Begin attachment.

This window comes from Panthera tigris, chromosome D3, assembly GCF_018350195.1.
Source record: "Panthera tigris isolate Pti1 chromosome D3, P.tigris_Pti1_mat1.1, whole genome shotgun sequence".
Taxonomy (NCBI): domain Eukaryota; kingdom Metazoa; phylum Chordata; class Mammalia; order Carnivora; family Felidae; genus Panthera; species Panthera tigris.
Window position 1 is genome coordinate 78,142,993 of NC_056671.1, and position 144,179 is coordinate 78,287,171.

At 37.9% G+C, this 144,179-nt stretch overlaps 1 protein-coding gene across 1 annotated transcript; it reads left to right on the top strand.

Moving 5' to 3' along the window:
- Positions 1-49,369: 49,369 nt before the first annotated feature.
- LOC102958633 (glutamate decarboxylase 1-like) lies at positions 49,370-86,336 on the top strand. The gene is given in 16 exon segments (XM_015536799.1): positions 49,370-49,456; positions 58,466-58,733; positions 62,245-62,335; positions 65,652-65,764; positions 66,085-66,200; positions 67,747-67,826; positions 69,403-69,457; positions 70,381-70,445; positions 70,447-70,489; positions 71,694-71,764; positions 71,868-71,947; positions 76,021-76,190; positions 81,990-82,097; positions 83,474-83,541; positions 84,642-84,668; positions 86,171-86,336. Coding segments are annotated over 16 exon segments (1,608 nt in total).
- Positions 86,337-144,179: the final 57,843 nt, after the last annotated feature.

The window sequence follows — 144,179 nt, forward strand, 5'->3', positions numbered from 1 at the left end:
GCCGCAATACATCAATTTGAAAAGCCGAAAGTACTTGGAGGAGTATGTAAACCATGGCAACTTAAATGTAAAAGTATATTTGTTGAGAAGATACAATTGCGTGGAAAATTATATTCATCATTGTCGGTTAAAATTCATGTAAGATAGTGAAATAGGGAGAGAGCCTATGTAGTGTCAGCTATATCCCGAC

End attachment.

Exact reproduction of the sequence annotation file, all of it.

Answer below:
This window comes from Panthera tigris, chromosome D3, assembly GCF_018350195.1.
Source record: "Panthera tigris isolate Pti1 chromosome D3, P.tigris_Pti1_mat1.1, whole genome shotgun sequence".
Taxonomy (NCBI): domain Eukaryota; kingdom Metazoa; phylum Chordata; class Mammalia; order Carnivora; family Felidae; genus Panthera; species Panthera tigris.
Window position 1 is genome coordinate 78,142,993 of NC_056671.1, and position 144,179 is coordinate 78,287,171.

At 37.9% G+C, this 144,179-nt stretch overlaps 1 protein-coding gene across 1 annotated transcript; it reads left to right on the top strand.

Moving 5' to 3' along the window:
- Positions 1-49,369: 49,369 nt before the first annotated feature.
- LOC102958633 (glutamate decarboxylase 1-like) lies at positions 49,370-86,336 on the top strand. The gene is given in 16 exon segments (XM_015536799.1): positions 49,370-49,456; positions 58,466-58,733; positions 62,245-62,335; positions 65,652-65,764; positions 66,085-66,200; positions 67,747-67,826; positions 69,403-69,457; positions 70,381-70,445; positions 70,447-70,489; positions 71,694-71,764; positions 71,868-71,947; positions 76,021-76,190; positions 81,990-82,097; positions 83,474-83,541; positions 84,642-84,668; positions 86,171-86,336. Coding segments are annotated over 16 exon segments (1,608 nt in total).
- Positions 86,337-144,179: the final 57,843 nt, after the last annotated feature.

The window sequence follows — 144,179 nt, forward strand, 5'->3', positions numbered from 1 at the left end:
GCCGCAATACATCAATTTGAAAAGCCGAAAGTACTTGGAGGAGTATGTAAACCATGGCAACTTAAATGTAAAAGTATATTTGTTGAGAAGATACAATTGCGTGGAAAATTATATTCATCATTGTCGGTTAAAATTCATGTAAGATAGTGAAATAGGGAGAGAGCCTATGTAGTGTCAGCTATATCCCGAC